I spoke to Ryan and asked him how the project came about.
“I work in a recording studio sometimes in the city, had a couple of free days, and Pat and I went in and just finished those three tunes. We posted the songs and have already gone through a few hundred downloads. So we’re really stoked,” Ryan explained.
With this demo, Young Ladies have taken the themes of friendship, loss, loneliness, and big city life that have run through so many of their previous bands lyrics and delivered them in way that lets them step out from the shadows of their other projects and I, for one, can’t wait to hear more.
After the break-up of Jets to Brazil in 2003, fans of Blake Schwarzenbach held their collective breath waiting to see what would come next from the legendary frontman/guitarist. It took five years before Thorns of Life surfaced in 2008, and vanished far too quickly, breaking up less than a year later following the departure of drumming legend Aaron Cometbus.
Later in 2009, fans got the news they were again waiting for; Blake had formed another band, a 3-piece called forgetters (check out this December 2009 live set recorded by National Underground at a packed show in Gainesville). About a year later, their first release, a 4-song, self-titled EP, came out. It was an outstanding taste of what the band had to offer, though fans wanted more. But, after touring in 2011, their bassist (Caroline Paquita) left the band and, despite some rumors and hints that the band may continue, it remained unclear if it was the last we would hear from them.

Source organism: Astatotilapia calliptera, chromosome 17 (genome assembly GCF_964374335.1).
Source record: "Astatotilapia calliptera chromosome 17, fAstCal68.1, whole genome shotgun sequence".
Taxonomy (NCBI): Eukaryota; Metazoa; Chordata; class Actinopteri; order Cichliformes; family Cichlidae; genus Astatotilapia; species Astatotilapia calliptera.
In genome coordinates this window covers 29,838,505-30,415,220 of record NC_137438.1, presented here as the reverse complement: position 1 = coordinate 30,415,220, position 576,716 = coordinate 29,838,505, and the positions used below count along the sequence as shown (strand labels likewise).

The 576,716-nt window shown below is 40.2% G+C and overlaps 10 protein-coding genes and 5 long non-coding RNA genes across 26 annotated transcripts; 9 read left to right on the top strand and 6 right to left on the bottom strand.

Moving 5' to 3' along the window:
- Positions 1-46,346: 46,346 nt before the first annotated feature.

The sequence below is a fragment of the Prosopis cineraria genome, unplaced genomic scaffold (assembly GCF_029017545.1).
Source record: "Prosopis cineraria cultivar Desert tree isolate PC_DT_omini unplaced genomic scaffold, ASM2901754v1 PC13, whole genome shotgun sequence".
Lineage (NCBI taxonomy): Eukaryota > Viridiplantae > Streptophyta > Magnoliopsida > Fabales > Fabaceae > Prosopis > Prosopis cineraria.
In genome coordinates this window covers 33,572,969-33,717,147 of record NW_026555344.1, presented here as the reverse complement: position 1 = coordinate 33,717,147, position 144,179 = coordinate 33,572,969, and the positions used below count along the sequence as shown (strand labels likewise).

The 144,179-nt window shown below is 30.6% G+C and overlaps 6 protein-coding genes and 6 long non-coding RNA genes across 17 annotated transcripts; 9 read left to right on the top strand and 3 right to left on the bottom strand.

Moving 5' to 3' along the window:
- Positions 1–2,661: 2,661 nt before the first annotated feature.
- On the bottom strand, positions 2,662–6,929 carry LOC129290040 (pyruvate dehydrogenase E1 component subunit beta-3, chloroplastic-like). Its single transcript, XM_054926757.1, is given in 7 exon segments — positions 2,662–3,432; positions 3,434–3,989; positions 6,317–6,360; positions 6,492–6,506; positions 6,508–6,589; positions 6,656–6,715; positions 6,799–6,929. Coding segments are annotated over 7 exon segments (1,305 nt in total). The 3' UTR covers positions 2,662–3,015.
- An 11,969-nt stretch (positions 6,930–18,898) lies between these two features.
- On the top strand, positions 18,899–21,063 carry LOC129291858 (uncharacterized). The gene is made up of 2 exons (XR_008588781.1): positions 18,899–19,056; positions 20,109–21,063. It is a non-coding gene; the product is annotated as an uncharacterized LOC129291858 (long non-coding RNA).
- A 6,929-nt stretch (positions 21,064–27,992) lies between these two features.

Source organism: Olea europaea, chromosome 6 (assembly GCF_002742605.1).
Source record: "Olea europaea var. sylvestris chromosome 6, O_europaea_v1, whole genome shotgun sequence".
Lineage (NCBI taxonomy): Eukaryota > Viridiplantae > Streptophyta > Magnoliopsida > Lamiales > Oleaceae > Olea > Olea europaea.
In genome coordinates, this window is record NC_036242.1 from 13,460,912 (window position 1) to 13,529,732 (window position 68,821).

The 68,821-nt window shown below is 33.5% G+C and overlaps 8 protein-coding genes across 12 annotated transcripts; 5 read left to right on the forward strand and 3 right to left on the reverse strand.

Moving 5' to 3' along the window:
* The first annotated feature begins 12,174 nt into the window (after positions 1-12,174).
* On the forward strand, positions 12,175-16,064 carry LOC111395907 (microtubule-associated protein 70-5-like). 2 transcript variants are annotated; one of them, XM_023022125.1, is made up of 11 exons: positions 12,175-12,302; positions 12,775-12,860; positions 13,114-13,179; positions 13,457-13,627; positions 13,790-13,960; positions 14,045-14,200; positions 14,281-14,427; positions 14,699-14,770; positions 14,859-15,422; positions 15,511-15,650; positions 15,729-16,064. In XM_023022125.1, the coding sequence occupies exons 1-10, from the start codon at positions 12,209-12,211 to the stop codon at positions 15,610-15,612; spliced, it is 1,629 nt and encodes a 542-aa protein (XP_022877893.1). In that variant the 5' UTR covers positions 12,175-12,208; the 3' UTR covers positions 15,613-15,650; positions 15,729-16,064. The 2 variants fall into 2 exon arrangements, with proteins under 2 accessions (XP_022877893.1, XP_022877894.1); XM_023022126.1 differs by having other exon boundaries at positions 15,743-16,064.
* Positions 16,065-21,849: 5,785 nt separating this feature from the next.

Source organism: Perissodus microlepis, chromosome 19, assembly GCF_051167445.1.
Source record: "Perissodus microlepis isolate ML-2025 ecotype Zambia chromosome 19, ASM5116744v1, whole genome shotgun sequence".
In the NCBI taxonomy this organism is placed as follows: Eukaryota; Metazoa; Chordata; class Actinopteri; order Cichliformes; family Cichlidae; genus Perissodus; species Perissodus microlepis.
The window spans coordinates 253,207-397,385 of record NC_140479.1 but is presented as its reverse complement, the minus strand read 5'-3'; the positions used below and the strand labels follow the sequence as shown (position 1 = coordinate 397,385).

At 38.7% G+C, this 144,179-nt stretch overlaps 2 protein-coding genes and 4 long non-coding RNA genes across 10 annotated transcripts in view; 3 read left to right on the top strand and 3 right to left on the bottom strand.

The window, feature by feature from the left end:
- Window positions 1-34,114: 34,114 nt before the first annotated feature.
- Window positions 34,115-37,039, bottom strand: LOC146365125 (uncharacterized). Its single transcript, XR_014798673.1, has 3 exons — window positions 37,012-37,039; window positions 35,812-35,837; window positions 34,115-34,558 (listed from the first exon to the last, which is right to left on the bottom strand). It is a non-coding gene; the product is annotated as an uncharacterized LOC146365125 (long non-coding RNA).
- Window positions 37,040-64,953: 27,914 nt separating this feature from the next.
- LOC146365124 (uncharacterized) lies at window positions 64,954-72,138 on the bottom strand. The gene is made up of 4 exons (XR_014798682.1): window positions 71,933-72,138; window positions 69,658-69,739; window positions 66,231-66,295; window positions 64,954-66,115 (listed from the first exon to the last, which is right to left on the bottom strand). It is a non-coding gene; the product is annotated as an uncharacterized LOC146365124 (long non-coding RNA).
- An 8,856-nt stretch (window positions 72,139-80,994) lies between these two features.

That is, until September 9, 2012 when it was announced via the band’s blog that a new full-length album was going to be released November 14. Additionally, the post says forgetters will be touring, news that is equally as exciting.
I’m beyond stoked about this news. As a huge fan of Blake, it will be a sad day when he hangs it up for good; so, anytime I learn that we’ll be privileged to more music, it puts off the end a bit longer. I love what I’ve heard from forgetters, and I’ve been lucky to have seen them twice, impressed both times. But I’m also curious to see if they’ll just be a 2-piece going forward and what impact that will have on their sound and live shows.